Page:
Officer in DuBose Murder Case Won't Be Tried Again

Two separate trials resulted in a hung jury, leading prosecutors to doubt the success of a third.

Hamilton County Prosecutor Joe Deters leaves after announcing his decision to not pursue a third trial on July 18, 2017.
Hamilton County Prosecutor Joe Deters leaves after announcing his decision to not pursue a third trial on July 18, 2017. (John Minchillo / AP)

Former University of Cincinnati police officer Ray Tensing will not face a third trial for the fatal shooting of an unarmed black man during a traffic stop in 2015, Hamilton County Prosecutor Joe Deters announced Tuesday. Both of Tensing’s previous hearings ended in a mistrial, with jurors unable to agree on whether the officer was guilty of murder or voluntary manslaughter. Following the latest trial in June, the judge gave the prosecution until July 24 to decide whether to try Tensing again. On Tuesday, Deters said his decision not to pursue the case further “rips my heart out,” but added that a third trial was unlikely to be any more successful than the last two.

“After discussing this matter with multiple jurors—both black and white—they have, to a person, said to us that we will never be able to get a conviction in this case,” Deters said. “After two trials and a million dollars, the best lawyers I could come up with were unsuccessful at conviction. I’ve concluded we cannot win a trial on this case in these facts.” Deters added that the family of the victim—43-year-old Samuel DuBose—was deeply upset after being privately informed of the decision. “It was horrible,” he said, describing their response. “It was the reaction I would have if it was my brother.”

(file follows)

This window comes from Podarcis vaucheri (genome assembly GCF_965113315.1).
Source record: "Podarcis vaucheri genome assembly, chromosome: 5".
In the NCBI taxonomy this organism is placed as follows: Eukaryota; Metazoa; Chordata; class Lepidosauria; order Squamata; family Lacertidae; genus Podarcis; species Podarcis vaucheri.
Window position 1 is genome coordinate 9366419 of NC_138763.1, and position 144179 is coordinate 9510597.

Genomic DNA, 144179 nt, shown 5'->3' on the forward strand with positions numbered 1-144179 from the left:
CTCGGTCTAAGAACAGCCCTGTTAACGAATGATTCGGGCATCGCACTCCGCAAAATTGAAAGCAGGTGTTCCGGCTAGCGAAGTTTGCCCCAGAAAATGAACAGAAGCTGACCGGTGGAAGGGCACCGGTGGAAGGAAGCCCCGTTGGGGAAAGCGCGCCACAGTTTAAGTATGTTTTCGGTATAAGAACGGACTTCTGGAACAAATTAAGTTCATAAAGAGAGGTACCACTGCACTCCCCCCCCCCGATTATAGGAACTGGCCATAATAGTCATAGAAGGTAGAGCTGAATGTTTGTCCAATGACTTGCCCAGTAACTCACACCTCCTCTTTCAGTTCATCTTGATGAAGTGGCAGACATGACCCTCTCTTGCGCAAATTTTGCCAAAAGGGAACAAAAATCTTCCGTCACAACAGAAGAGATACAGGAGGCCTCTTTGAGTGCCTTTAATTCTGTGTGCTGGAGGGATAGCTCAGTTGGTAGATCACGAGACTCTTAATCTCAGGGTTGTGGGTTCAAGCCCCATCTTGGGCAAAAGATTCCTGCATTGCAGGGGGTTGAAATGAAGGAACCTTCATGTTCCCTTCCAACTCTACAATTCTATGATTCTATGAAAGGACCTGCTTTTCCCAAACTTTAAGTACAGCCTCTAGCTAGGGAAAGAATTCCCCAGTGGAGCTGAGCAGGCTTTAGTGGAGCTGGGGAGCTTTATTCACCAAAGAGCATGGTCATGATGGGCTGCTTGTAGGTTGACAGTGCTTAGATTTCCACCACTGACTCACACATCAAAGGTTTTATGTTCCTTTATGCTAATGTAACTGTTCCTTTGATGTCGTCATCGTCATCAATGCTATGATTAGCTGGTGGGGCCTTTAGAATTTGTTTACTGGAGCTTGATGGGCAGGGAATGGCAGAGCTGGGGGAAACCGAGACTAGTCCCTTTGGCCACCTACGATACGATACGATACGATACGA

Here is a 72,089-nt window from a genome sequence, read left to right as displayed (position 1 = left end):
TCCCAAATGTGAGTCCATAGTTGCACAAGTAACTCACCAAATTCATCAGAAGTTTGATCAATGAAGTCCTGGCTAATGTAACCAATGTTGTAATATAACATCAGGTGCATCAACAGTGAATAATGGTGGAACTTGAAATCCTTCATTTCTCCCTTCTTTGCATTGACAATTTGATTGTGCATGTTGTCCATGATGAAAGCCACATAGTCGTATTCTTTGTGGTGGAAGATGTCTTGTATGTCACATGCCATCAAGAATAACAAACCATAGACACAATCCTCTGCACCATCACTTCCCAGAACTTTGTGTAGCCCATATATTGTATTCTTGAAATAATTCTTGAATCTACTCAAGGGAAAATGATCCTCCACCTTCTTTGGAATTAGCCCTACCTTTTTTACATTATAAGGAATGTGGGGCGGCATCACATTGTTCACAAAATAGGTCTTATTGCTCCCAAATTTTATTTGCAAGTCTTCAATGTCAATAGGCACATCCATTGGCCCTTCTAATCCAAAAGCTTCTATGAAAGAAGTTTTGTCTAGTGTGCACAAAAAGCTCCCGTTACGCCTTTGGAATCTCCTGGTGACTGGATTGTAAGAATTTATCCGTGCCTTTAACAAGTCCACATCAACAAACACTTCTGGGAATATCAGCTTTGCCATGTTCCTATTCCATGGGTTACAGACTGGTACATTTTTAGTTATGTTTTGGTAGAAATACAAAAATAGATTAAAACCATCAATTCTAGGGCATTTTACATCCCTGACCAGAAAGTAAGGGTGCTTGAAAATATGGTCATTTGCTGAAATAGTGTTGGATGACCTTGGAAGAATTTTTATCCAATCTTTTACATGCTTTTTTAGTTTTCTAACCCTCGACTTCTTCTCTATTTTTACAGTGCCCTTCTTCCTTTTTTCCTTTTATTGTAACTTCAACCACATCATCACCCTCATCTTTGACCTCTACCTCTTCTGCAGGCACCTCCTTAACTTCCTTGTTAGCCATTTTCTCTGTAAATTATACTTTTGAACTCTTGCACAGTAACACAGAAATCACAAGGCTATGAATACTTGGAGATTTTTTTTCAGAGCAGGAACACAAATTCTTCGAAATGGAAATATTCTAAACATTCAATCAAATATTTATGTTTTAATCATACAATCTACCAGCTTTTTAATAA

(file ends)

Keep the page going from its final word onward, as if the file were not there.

Deters has now handed the case over to federal authorities, who will assess whether there is enough evidence to constitute a civil rights violation. An attorney for the DuBose family announced Tuesday that the family had prepared a letter and other materials for authorities to review. Later that day, Benjamin Glassman, the U.S. attorney for the southern district of Ohio, said that federal authorities “take seriously this opportunity to hold the officer accountable when the state system couldn’t.” While Tensing’s attorney, Stew Mathews, said his client was “somewhat relieved” that he would not be tried a third time, he recognized that the case was “still not over.”

In the wake of the second trial, some predicted that Deters would file lesser charges against Tensing, such as reckless homicide, to increase the odds of a conviction. While Deter claimed earlier this month that his legal window to do so had expired, he argued that it was “absolutely idiotic” to accuse Tensing of anything less than murder. “When someone says I intentionally shot someone in the head, that’s purposeful,” Deters said. “That’s murder, unless it’s justified.” But the court proceedings—and two mistrials—point to a far more complicated legal scenario.

In July 2015, Tensing pulled DuBose over because his car was missing a front tag and was registered to a driver with a suspended license. The situation soon escalated as DuBose attempted to drive away, with Tensing claiming that he was dragged with his arm still inside the vehicle. Video footage from the officer’s body camera seems to contradict this account, revealing that Tensing was able to quickly chase after the car. In the video, Tensing can be heard yelling “Stop! Stop!” before shooting DuBose in the head. Both the Mayor of Cincinnati and the Cincinnati division of the NAACP have since argued that DuBose was unjustly murdered.

On Tuesday, Deter expressed his belief that race was a major factor in preventing a conviction. “There are two visions of what is going on in the country,” he said. “It’s not just Hamilton County, it’s the country … And in this case, we have jurors who will not vote to convict a police officer.” Although Tensing is not the first white officer to escape a conviction for killing an unarmed black civilian, he is the first Cincinnati officer to be charged with murder for his actions on duty. While convictions in police shootings are rare, victims’ families have had far more success with civil rights lawsuits, which often result in multimillion-dollar settlements.